share a passion for creating original stories and use a diverse mix of physical
movement, puppetry and live music to entertain and inspire our audiences.
Recent touring locations include New Diorama Theatre, Greenwich Theatre,
Battersea Arts Centre, PULSE Festival Ipswich, Salisbury Arts Centre, Theatre
Royal Bath and VAULT Festival where we received the ‘Festival Spirit Award’ 2017.
We have also received an NSDF award for ‘Best Overall Body of Creative Work’ at
the Edinburgh Fringe 2013 as well as nominations for the Charlie Hartill award 2016
and the IYAF: Best of Brighton Fringe Theatre Award 2017.

Media Contact
Alice Higginson-Clarke
Co-Artistic Director
alice.scratchworks@gmail.com
07753 129518

Village Hall Heating Systems

Here is some advice from ACRE

Air blown and fan heaters – Questions have been asked about whether these should be used. When it comes to cold weather the hall will need a working heating system and replacing it would be a major capital item, so such systems will need to be used. It might help to think about the risk. Hopefully, this will provide some reassurance:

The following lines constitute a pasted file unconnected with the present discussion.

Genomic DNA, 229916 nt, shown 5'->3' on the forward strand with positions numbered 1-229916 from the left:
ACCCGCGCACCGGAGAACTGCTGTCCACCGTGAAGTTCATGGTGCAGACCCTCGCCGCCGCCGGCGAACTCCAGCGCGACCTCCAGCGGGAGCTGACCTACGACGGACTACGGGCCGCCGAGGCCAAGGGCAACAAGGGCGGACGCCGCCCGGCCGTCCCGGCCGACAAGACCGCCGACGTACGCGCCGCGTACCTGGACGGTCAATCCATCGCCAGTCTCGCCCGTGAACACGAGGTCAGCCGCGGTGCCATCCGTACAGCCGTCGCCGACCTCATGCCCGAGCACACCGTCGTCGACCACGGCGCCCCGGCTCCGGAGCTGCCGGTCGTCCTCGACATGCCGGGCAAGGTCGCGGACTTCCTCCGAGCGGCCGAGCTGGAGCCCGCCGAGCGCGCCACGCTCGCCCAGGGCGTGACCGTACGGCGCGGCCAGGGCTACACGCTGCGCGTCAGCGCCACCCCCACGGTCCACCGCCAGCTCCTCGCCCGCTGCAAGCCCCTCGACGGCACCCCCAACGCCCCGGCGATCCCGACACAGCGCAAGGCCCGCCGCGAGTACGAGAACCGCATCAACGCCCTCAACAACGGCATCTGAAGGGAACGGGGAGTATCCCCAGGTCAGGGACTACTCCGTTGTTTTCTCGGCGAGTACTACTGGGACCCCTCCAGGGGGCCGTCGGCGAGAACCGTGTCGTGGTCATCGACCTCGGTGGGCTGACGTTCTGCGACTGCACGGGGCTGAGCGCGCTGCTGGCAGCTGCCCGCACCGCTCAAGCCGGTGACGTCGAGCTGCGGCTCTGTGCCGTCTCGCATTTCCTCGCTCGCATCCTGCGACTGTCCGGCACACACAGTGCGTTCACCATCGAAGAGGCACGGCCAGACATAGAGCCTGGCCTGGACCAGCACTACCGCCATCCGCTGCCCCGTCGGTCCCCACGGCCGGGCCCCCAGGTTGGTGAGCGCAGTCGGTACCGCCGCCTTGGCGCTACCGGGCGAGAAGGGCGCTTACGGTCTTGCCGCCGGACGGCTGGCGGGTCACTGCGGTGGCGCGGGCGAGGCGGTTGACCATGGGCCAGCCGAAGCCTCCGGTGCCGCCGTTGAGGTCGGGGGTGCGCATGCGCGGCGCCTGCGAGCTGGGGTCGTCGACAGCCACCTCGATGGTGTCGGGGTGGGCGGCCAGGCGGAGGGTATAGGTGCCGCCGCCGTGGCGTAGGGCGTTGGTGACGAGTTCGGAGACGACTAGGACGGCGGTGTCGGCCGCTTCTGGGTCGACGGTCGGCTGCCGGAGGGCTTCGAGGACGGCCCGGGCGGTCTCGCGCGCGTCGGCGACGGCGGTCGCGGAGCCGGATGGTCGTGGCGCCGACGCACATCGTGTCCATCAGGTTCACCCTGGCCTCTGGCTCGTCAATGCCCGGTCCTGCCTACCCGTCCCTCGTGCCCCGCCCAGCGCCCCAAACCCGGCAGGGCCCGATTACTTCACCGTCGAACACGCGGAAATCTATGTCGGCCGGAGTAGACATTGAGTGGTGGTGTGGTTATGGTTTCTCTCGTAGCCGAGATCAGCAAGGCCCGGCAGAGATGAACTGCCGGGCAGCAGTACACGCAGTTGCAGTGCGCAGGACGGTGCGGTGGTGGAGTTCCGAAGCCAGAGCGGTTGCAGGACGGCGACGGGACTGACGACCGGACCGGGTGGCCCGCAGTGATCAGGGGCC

• The Government guidance not to use hot air hand dryers was withdrawn (as reflected in the second version of the ACRE Information Sheet).

• In response to previous queries about this, attention was drawn to buildings guidance which indicated that risk could be relatively low because it would require an infected person to be near the air intake for the virus to be transmitted via the heating (or ventilation) system. A similar principle may well apply with fan heaters. If the air intake is outside the building (i.e. 100% fresh air), this is less of a risk.

• The Government Sports guidance on energetic exercise (e.g. Zumba) requires 100% fresh air ventilation because droplet transmission is more of a risk with energetic activity. So, the context of sedate and now socially distanced activities, village and community halls should be lower risk.

• If the air intake is indoors and the committee are worried, rather than replacing the heating, it would probably be more cost-effective not to host Zumba or similar energetic indoor sports until the risk level has further reduced to a point where all indoor activity without social distancing is again allowed.